If I Were Bill Gates


Lately, Microsoft has been running television ads featuring its chairman, Bill Gates, reassuring investors, employees, software developers and other business partners that his company is moving ahead despite legal setbacks, that a great company will become even greater, etc., etc.

The theme of the Gates ads and the theme of the Gates actions of recent weeks—is that nothing is really wrong. For example, two days after the Clinton Administration struck a major blow against the company and touched off the high-tech debacle in the stock market by winning a favorable decision from the judge in the Microsoft trial, Bill Gates attended a White House conference on the "digital divide" (which, like the antitrust complaints against Microsoft, is another imaginary problem that Washington seeks to fix, but that's a story for another day…).

Anyway, during one session, here was Gates sitting next to Bill Clinton, the man whose Justice Department was seeking to destroy or at least badly damage a technology company that had brought fast, cheap computing to tens of millions around the world. Gates' spokesperson reported that the Redmond entrepreneur was excited to come to the White House to share policy ideas with the president (!).

The next day, many newspapers featured a photo of the two men smiling as they sat next to each other. It reminded me of the famous 1992 CBS interview conducted with the two Clintons, but this time with Bill Gates playing the part of Hillary. Womanizing was the issue, but Mrs. Clinton's presence was telling the nation, "If it doesn't bother me, why should it bother you?" By his presence, Gates was saying the same thing. Like Hillary, he was acting as an enabler of bad behavior.

If I were Bill Gates, I would have pointedly turned down the invitation to the White House. In addition, I would be direct in criticizing my antagonists. Yes, investors, employees and partners need reassurance, but whom does Gates think he is kidding? All of these people read the news and watch the stock price. They know what is going on. What they see is the CEO being disingenuous, pretending nothing is wrong when something truly is.

If I were Bill Gates, this is what I would say in my next TV spot: "Most of you have seen the news. The Justice Department, in league with attorneys general and trial lawyers, have relentlessly attacked this company on behalf of our competitors. Naturally, we will abide by whatever legal decisions are rendered, but we have no intention of changing our course, which is to defend this company, which a few friends and I started a quarter-century ago in the great American tradition of entrepreneurship.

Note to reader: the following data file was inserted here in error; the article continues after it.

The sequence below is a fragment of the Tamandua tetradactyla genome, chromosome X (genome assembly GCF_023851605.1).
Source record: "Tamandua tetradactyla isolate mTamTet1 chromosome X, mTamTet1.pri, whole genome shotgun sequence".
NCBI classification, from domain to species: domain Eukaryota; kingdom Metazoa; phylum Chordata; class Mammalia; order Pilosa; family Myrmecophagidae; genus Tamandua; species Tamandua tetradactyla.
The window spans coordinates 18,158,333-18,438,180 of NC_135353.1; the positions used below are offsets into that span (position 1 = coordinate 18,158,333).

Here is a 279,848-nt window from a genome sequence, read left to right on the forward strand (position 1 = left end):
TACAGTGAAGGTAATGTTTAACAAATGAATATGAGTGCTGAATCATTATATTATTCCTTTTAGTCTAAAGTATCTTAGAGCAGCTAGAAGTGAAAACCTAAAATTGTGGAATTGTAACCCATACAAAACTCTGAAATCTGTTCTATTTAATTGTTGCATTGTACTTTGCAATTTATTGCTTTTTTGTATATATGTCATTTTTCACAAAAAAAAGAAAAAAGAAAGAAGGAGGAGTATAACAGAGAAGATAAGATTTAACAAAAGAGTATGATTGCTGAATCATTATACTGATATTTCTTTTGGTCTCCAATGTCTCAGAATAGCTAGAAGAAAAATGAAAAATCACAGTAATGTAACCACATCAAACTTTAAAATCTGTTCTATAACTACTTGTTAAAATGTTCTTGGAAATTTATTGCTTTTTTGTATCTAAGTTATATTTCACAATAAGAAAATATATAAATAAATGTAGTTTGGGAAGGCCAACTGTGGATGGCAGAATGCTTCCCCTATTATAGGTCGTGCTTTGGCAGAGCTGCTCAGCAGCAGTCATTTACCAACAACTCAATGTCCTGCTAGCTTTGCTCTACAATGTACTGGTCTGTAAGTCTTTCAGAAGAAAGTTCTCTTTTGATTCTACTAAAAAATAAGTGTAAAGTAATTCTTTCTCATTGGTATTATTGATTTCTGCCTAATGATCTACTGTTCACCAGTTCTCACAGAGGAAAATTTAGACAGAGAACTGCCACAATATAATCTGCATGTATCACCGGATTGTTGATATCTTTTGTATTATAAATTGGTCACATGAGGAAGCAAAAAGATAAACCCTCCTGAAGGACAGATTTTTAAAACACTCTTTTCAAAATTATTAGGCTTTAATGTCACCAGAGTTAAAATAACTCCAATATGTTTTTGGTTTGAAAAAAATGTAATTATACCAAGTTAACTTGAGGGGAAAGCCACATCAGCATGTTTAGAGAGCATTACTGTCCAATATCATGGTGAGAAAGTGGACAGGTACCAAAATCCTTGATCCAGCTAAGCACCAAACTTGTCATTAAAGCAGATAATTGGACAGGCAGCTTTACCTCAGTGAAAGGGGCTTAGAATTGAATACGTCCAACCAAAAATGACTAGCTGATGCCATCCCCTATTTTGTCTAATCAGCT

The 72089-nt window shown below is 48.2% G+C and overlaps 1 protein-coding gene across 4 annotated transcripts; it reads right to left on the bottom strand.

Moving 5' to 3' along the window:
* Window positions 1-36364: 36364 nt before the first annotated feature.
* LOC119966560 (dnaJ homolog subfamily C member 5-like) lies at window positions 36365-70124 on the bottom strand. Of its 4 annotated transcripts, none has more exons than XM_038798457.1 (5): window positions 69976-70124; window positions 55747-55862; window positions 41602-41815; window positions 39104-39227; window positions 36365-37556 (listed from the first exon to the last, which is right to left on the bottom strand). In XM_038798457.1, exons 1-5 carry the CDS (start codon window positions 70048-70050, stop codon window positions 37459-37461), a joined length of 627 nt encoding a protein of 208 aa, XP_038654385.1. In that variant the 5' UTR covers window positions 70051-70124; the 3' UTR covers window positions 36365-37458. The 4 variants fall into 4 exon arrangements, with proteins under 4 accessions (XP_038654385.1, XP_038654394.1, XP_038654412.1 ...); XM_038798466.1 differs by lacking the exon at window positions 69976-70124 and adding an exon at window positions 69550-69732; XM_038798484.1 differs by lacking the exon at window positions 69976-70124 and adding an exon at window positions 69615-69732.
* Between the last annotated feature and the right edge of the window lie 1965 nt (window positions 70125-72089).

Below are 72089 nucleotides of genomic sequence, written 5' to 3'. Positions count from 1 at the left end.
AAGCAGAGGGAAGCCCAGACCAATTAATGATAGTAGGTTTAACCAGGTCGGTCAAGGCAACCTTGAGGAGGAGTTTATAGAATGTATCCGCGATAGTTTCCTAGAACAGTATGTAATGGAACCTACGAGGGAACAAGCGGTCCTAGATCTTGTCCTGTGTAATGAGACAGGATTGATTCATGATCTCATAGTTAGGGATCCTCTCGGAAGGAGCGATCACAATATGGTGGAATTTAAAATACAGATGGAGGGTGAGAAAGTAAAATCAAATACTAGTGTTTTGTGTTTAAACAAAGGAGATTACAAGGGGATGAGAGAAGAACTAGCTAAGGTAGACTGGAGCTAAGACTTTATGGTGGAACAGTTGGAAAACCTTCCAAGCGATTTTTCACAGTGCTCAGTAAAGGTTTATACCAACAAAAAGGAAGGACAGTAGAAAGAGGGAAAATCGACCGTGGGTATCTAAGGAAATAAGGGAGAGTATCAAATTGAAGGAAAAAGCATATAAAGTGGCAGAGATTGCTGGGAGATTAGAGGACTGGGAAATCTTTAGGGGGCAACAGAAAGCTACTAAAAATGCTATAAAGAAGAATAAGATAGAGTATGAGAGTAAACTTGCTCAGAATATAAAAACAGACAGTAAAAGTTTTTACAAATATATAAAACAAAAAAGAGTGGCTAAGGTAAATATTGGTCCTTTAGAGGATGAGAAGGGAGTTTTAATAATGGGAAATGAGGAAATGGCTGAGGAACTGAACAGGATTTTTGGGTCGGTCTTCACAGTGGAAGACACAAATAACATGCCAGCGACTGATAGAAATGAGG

"Since then, we have helped bring down costs and raise standards so that a powerful computer, which a decade ago would have cost $10,000, today costs less than $1,000. You can buy a computer today for less than a television set, less than some radios even. Computers are making our lives easier; they are finding cures for diseases; they are helping educate our children.

"Consumers understand what Microsoft has done, which is why, by a margin of six-to-one, they think we have helped, not hurt, them. But, unfortunately, politicians have listened, not to consumers, but to our competitors. One thing I have learned about technology is that the best products win. Software that gets the top reviews in the computer magazines, software that consumers truly love that's the software that is adopted. We learned this lesson the hard way with our product Microsoft Network. America Online, frankly, has whipped us, because up until recently AOL has had the better product. We learned the same lesson with word processors, networking software and browsers.

"But what worries me about the political attack on Microsoft is not the damage to Microsoft. It is the damage to high technology in general. Look at what has happened in the stock market since the Microsoft decision: $2 trillion in value has been lost. No wonder. Investors are scared that political intervention will continue and that every successful company will be vulnerable to politicians and lawyers. The tens of millions of investors who own Microsoft stock, either through individual shares or through mutual funds or annuities, have seen the value of their holdings decline $150 billion in two weeks. That's a loss of real wealth.

"I have to tell you something: I am angry. Consumers, not lawyers, should decide the future of Windows. Consumers have not complained about Microsoft. To the contrary.

"When offering a free browser as part of your operating system becomes an offense punishable by the break-up of a corporation not to mention the removal of tens of billions of dollars of value from a corporation's worth—then something is wrong. Who, today, can argue with a straight face that the Internet is not an integral part of any computer and that the browser the piece of software that helps you navigate the Internet should not be part of a computer's operating system?

"But we aren't talking technicalities here. We are talking freedom. I will do what I can to stand up for the freedom of any person to pursue a dream, to start a company, to help people live better. How can I, or anyone, do less?"